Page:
What did you focus on in your campaign communications? Did you engage social media ambassadors?

Campaign communications dramatically improved last year due to a simple to use, easy to access Social Media Toolkit. We hosted two training sessions for campus “social media/communications managers,” basically any campus employee who has those duties in their job description, representing colleges such as the College of Business Administration, departments such as Athletics, or a specific fund such as the Alumni Association Endowed Scholarship. All had the tools to take broad Giving Day language that would be tailored to their specific areas.

The lesson – if you can identify all social mediums that are utilized throughout campus (good luck with that because there’s way more out there than you probably think) and get those social media/communications managers to promote via their own platforms and followers, you could hit a home run.

Creating this same type of toolkit for alumni and other external constituents is our obvious next step – we need the Giving Day platform to properly execute that.

What did you use to measure your campaign goals and benchmarking?

Increases in the main numbers! Dollars. Gifts. Donors. New Donors. We have managed to increase in all four areas all four years, but that’s not sustainable. So you have to determine how you define success.

For example, here are some of those numbers from 2018:

  • $448,955 raised (+76% increase vs. 2017)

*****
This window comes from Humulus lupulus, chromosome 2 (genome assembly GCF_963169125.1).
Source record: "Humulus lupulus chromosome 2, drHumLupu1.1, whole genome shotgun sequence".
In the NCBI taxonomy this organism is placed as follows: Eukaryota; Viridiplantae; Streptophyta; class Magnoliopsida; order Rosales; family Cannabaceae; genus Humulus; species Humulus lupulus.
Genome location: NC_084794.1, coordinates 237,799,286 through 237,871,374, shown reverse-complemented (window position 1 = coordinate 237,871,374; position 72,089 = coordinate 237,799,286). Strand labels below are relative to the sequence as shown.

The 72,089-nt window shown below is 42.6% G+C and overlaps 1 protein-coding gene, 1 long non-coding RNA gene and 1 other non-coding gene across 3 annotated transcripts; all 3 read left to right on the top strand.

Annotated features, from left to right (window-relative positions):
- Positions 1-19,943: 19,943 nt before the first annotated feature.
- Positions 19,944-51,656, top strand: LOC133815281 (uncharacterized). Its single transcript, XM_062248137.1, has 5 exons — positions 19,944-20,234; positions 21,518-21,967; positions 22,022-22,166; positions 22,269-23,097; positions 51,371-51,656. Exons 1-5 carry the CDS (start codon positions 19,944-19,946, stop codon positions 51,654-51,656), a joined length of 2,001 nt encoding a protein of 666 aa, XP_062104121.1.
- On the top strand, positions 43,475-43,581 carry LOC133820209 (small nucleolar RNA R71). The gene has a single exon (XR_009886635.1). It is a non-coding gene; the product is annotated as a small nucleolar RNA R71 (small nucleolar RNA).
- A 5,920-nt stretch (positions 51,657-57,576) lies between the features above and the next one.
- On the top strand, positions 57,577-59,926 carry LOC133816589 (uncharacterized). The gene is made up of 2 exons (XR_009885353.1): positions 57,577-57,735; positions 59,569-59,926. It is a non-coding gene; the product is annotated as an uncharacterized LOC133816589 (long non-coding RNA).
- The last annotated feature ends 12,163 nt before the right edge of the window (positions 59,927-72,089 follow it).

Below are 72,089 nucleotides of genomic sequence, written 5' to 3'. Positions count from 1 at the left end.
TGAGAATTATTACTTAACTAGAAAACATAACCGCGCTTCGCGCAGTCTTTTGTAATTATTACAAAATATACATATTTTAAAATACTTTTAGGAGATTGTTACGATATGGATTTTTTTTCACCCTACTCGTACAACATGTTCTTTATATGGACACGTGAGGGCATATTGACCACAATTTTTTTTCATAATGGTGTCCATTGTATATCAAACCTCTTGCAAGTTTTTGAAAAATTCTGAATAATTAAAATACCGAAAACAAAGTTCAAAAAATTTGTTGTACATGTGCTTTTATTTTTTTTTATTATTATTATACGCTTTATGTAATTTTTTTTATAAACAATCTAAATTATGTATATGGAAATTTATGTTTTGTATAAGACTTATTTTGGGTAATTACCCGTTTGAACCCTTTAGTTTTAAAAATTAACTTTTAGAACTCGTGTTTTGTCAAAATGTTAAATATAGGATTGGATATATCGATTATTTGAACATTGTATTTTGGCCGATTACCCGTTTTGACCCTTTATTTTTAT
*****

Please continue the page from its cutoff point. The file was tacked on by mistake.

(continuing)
• 1,261 unique donors (+112%)
  • 710 first-time donors (+155%)

Are we successful if we raise less in 2019 but have 850 first-time donors?

Are we successful if we raise $450,000 but have only 900 unique donors?

It is about the money, but it can’t always be!

What made your campaign unique? Did you focus on something new this year? How did your campaign compare to previous years?

I think what makes our campaign unique is that we emphasize impact. It’s more than just about a gift. It’s about the impact the gift will make. That comes through in the language in our messaging.

Lessons Learned and Goals for 2019

  • Storytelling is key. The funding areas that participate in Giving Day and communicate via their specific social mediums are learning that storytelling is key to motivating prospective donors. It is much more than stating there is need for funding. Its articulating who will be impacted and how.
  • We need to offer a more donor friendly platform. Example: Donors currently cannot split a gift. If they intend to give to three areas, they have to make three gifts.
  • We are missing an external Ambassadors program. Many institutions are already doing a great job with this. Providing them the social media tools to help us promote our Giving Day and motivating them to assist is a priority this year.

Bigger picture goals/changes:

  • Implementation of a platform unique for Giving Days.
  • Development of an external Ambassadors program.
  • Grow our numbers.

Want to know more about Cal State San Marco’s GivingTuesday success? Feel free to contact Sean Briner, Director of Annual Giving Programs at California State University San Marcos at